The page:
An attack on Hindus occurred in Delhi on 12 August 1946.  There was rioting in such vastly different places as Cawnpore (Kanpur), Bombay (Mumbai), Poona (Pune), Ahmedabad, Dacca (Dhaka) and a few others.  The lesson of it all was becoming very abundantly clear.  The Muslim League was waging its war in earnest on non-Muslims to achieve its Pakistan. This was followed by the genocide of Hindus and Sikhs by the Muslim League in the Punjab. According to Richard Symonds, “at the lowest estimate, half a million people perished and twelve million became homeless.”

August 15 marks this bloody partition, where Hindus not only lost a major chunk of their motherland, but thousands perished and millions were rendered refugees. On the midnight of August 15, 1947, Pandit Nehru made historic speech:
Long years ago we made a tryst with destiny, and now the time comes when we shall redeem our pledge, not wholly or in full measure, but very substantially. At the stroke of the midnight hour, when the world sleeps, India will awake to life and freedom. A moment comes, which comes but rarely in history, when we step out from the old to the new, when an age ends, and when the soul of a nation, long suppressed, finds utterance. It is fitting that at this solemn moment we take the pledge of dedication to the service of India and her people and to the still larger cause of humanity.”[9]

I am forced to reiterate H.V. Seshadri’s question, “Did the tryst with destiny which our leaders had made long years ago include this crucial twist of history also? Was it a picture of a divided Bharat which had been the cherished vision of our freedom fighters including Pandit Nehru?”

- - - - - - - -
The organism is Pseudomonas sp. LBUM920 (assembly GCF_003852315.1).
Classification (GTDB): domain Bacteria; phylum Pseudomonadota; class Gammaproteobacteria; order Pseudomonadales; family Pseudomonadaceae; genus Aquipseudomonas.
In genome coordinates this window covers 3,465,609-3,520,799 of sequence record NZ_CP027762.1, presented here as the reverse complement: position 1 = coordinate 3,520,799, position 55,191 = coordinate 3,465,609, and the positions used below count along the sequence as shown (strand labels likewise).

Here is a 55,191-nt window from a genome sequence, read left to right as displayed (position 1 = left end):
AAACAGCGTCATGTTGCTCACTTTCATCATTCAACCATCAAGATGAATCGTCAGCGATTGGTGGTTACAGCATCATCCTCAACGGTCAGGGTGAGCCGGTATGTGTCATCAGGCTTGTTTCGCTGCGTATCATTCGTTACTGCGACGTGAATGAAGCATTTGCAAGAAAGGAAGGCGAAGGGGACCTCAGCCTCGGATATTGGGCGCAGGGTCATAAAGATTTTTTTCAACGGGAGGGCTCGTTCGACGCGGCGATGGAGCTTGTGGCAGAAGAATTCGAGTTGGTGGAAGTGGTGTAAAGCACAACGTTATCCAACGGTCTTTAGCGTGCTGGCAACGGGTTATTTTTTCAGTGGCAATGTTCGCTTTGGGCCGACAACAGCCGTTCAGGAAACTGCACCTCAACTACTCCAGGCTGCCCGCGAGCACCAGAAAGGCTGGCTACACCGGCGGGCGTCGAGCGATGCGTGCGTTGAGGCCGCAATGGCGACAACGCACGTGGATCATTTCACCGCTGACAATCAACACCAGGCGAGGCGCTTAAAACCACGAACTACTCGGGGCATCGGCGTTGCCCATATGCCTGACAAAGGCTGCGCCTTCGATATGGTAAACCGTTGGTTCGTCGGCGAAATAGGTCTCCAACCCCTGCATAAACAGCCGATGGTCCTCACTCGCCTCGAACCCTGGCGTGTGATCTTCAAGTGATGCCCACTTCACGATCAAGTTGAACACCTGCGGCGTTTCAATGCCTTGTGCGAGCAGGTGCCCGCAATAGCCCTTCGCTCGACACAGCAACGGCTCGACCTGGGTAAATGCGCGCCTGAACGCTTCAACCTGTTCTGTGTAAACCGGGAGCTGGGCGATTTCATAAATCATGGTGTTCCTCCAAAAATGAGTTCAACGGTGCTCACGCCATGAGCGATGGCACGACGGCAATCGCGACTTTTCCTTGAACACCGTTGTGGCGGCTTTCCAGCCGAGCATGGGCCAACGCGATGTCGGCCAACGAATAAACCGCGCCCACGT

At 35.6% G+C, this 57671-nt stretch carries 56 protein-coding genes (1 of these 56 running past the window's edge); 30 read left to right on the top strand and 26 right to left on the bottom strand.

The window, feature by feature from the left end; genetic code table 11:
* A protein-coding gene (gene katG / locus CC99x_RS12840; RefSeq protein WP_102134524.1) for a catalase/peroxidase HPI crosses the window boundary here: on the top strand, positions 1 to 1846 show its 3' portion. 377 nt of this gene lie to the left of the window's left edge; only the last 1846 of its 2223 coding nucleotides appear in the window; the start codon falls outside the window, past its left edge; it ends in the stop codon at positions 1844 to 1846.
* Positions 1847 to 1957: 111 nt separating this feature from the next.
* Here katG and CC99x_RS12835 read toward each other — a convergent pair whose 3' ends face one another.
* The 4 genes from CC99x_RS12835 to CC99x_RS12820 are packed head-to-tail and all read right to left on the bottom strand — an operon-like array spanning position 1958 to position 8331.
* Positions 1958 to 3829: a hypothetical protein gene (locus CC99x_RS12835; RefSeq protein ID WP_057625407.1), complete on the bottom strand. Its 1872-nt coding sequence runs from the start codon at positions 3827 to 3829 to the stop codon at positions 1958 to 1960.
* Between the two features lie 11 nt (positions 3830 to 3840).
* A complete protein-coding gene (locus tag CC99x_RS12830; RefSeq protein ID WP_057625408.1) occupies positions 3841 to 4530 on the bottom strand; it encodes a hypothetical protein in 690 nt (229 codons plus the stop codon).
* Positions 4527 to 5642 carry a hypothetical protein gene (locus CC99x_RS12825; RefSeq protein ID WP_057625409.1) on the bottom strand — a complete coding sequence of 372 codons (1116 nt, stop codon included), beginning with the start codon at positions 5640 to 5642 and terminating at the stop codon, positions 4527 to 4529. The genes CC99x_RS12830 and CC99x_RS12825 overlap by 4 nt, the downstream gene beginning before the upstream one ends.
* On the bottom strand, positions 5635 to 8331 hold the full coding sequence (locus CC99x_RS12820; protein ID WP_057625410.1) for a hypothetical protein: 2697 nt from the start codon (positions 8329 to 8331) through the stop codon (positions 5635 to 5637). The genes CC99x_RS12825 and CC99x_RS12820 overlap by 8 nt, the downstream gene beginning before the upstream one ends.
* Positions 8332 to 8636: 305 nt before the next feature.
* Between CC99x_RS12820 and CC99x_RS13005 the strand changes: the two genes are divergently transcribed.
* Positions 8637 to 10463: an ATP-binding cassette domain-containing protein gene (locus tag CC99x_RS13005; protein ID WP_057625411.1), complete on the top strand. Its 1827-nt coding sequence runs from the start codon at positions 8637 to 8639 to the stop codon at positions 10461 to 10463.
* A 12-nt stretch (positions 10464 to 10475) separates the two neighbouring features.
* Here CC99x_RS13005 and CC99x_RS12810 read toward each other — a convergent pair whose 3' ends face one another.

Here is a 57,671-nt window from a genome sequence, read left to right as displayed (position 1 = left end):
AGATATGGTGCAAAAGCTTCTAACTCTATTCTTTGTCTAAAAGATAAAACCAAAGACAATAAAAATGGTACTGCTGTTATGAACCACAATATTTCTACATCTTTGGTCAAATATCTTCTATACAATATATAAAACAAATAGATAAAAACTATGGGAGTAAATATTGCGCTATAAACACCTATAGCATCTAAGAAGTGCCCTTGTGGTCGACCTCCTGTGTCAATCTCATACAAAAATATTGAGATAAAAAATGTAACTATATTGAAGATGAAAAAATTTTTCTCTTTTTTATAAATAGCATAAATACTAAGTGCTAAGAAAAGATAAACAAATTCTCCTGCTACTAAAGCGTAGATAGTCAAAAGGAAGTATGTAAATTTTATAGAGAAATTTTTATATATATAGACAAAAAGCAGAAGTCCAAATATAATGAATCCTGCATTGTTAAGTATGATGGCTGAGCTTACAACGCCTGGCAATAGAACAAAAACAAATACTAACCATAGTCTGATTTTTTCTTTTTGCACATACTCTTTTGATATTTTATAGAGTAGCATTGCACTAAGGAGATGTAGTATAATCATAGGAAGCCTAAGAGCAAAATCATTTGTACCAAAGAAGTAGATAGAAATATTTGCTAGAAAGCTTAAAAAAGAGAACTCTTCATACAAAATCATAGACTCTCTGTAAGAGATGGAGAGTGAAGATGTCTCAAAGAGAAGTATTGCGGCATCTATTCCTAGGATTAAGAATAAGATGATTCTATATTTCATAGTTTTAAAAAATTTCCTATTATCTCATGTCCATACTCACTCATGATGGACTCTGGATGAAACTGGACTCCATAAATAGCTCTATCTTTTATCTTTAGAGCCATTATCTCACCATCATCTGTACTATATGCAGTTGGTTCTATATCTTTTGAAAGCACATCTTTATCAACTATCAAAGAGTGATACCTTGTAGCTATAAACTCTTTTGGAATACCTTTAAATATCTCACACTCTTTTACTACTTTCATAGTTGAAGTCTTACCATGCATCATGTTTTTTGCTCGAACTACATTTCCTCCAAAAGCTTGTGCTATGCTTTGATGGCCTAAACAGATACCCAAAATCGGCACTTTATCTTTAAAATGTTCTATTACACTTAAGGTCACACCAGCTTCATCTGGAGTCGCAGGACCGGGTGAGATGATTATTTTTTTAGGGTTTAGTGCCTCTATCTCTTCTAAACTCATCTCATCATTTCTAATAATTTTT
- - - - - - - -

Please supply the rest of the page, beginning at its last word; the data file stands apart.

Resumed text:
Sri Aurobindo in his birthday message on 15 August 1947, said:
India today became free but she has not achieved Unity… The old communal division into Hindus and Muslims seems now to have hardened into permanent political division of the country. It is hoped that this settled fact will not be accepted as settled forever, as anything more than a temporary expedient. For if it lasts, India may be seriously weakened, even crippled; civil strife may remain always possible, possible even a new invasion and foreign conquest. India’s internal development and prosperity may be impeded, her position among nations weakened, her destiny impaired or even fractured. This must not be; the Partition must go. By whatever means, in whatever way, the division must go; unity must and will be achieved, for it is necessary for the greatness of the India’s future”[10]

1] The Tragic Story of Partition, H.V Seshadri, Sahitya Sindhu Prakashana, Bangalore, First Edn. (1982), Second Enlarged Edn.(1998), Reprint (2002)
2] Muslim Separatism Causes and Consequences, Chapter 2, Sita Ram Goel
4] Muslim Separatism Causes and Consequences, Chapter 3, Sita Ram Goel
5] Muslim League Attack on Sikhs and Hindus in the Punjab 1947, Chapter 1; Compiled for the SGPC by S. Gurbachan Singh Talib
7] Muslim League Attack on Sikhs and Hindus in the Punjab 1947, Chapter 2; op. cit.
10] Sri Aurobindo, Complete works, Vol. 26

The author is a student of civil engineering, Mysore